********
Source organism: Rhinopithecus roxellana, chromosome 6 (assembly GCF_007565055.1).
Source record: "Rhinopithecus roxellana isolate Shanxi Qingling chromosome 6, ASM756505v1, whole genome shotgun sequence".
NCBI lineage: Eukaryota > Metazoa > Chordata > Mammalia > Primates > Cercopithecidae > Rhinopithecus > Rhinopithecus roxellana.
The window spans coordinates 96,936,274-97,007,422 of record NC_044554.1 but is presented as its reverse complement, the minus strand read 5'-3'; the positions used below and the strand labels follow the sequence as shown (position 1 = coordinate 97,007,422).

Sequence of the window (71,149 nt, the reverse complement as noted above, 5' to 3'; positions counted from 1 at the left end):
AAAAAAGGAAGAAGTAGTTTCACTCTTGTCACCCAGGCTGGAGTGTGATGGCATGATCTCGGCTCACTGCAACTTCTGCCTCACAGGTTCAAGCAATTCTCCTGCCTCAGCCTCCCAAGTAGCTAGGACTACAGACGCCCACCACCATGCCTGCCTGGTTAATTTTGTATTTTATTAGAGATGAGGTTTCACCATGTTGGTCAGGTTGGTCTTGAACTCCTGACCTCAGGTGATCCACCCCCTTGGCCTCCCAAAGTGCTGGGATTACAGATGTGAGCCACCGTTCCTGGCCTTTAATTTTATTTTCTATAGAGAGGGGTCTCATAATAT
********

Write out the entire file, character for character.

Source organism: Rhinopithecus roxellana, chromosome 6 (assembly GCF_007565055.1).
Source record: "Rhinopithecus roxellana isolate Shanxi Qingling chromosome 6, ASM756505v1, whole genome shotgun sequence".
NCBI lineage: Eukaryota > Metazoa > Chordata > Mammalia > Primates > Cercopithecidae > Rhinopithecus > Rhinopithecus roxellana.
The window spans coordinates 96,936,274-97,007,422 of record NC_044554.1 but is presented as its reverse complement, the minus strand read 5'-3'; the positions used below and the strand labels follow the sequence as shown (position 1 = coordinate 97,007,422).

Sequence of the window (71,149 nt, the reverse complement as noted above, 5' to 3'; positions counted from 1 at the left end):
AAAAAAGGAAGAAGTAGTTTCACTCTTGTCACCCAGGCTGGAGTGTGATGGCATGATCTCGGCTCACTGCAACTTCTGCCTCACAGGTTCAAGCAATTCTCCTGCCTCAGCCTCCCAAGTAGCTAGGACTACAGACGCCCACCACCATGCCTGCCTGGTTAATTTTGTATTTTATTAGAGATGAGGTTTCACCATGTTGGTCAGGTTGGTCTTGAACTCCTGACCTCAGGTGATCCACCCCCTTGGCCTCCCAAAGTGCTGGGATTACAGATGTGAGCCACCGTTCCTGGCCTTTAATTTTATTTTCTATAGAGAGGGGTCTCATAATAT